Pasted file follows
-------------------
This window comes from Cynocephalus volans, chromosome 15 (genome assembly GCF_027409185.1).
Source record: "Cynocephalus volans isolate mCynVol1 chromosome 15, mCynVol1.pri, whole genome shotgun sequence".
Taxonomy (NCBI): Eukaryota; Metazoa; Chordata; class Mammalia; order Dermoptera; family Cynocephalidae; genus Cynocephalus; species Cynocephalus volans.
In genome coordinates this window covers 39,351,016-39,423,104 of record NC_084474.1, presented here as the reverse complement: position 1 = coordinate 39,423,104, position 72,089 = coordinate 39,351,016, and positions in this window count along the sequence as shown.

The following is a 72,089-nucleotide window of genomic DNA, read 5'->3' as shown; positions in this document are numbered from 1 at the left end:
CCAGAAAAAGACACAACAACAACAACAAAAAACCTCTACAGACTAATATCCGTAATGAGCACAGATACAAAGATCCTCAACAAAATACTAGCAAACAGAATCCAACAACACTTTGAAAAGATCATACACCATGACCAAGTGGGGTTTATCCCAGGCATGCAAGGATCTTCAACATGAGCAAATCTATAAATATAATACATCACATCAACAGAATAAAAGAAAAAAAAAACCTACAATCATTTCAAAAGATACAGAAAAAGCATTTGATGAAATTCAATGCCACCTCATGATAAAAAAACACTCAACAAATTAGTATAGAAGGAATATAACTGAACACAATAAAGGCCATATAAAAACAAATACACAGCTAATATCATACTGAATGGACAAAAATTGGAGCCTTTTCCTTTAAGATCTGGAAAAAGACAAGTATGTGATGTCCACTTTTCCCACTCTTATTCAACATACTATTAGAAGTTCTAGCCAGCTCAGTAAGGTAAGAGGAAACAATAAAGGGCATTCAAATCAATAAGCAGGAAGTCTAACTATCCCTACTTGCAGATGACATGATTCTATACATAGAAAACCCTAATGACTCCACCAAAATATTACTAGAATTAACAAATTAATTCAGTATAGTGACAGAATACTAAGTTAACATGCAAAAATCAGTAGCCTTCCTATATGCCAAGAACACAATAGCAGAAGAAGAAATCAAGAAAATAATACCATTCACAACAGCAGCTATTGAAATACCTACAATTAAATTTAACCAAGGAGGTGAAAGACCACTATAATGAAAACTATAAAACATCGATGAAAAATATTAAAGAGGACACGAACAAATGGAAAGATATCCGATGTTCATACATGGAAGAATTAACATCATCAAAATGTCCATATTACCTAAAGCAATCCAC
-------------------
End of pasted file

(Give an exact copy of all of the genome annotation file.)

This window comes from Cynocephalus volans, chromosome 15 (genome assembly GCF_027409185.1).
Source record: "Cynocephalus volans isolate mCynVol1 chromosome 15, mCynVol1.pri, whole genome shotgun sequence".
Taxonomy (NCBI): Eukaryota; Metazoa; Chordata; class Mammalia; order Dermoptera; family Cynocephalidae; genus Cynocephalus; species Cynocephalus volans.
In genome coordinates this window covers 39,351,016-39,423,104 of record NC_084474.1, presented here as the reverse complement: position 1 = coordinate 39,423,104, position 72,089 = coordinate 39,351,016, and positions in this window count along the sequence as shown.

The following is a 72,089-nucleotide window of genomic DNA, read 5'->3' as shown; positions in this document are numbered from 1 at the left end:
CCAGAAAAAGACACAACAACAACAACAAAAAACCTCTACAGACTAATATCCGTAATGAGCACAGATACAAAGATCCTCAACAAAATACTAGCAAACAGAATCCAACAACACTTTGAAAAGATCATACACCATGACCAAGTGGGGTTTATCCCAGGCATGCAAGGATCTTCAACATGAGCAAATCTATAAATATAATACATCACATCAACAGAATAAAAGAAAAAAAAAACCTACAATCATTTCAAAAGATACAGAAAAAGCATTTGATGAAATTCAATGCCACCTCATGATAAAAAAACACTCAACAAATTAGTATAGAAGGAATATAACTGAACACAATAAAGGCCATATAAAAACAAATACACAGCTAATATCATACTGAATGGACAAAAATTGGAGCCTTTTCCTTTAAGATCTGGAAAAAGACAAGTATGTGATGTCCACTTTTCCCACTCTTATTCAACATACTATTAGAAGTTCTAGCCAGCTCAGTAAGGTAAGAGGAAACAATAAAGGGCATTCAAATCAATAAGCAGGAAGTCTAACTATCCCTACTTGCAGATGACATGATTCTATACATAGAAAACCCTAATGACTCCACCAAAATATTACTAGAATTAACAAATTAATTCAGTATAGTGACAGAATACTAAGTTAACATGCAAAAATCAGTAGCCTTCCTATATGCCAAGAACACAATAGCAGAAGAAGAAATCAAGAAAATAATACCATTCACAACAGCAGCTATTGAAATACCTACAATTAAATTTAACCAAGGAGGTGAAAGACCACTATAATGAAAACTATAAAACATCGATGAAAAATATTAAAGAGGACACGAACAAATGGAAAGATATCCGATGTTCATACATGGAAGAATTAACATCATCAAAATGTCCATATTACCTAAAGCAATCCAC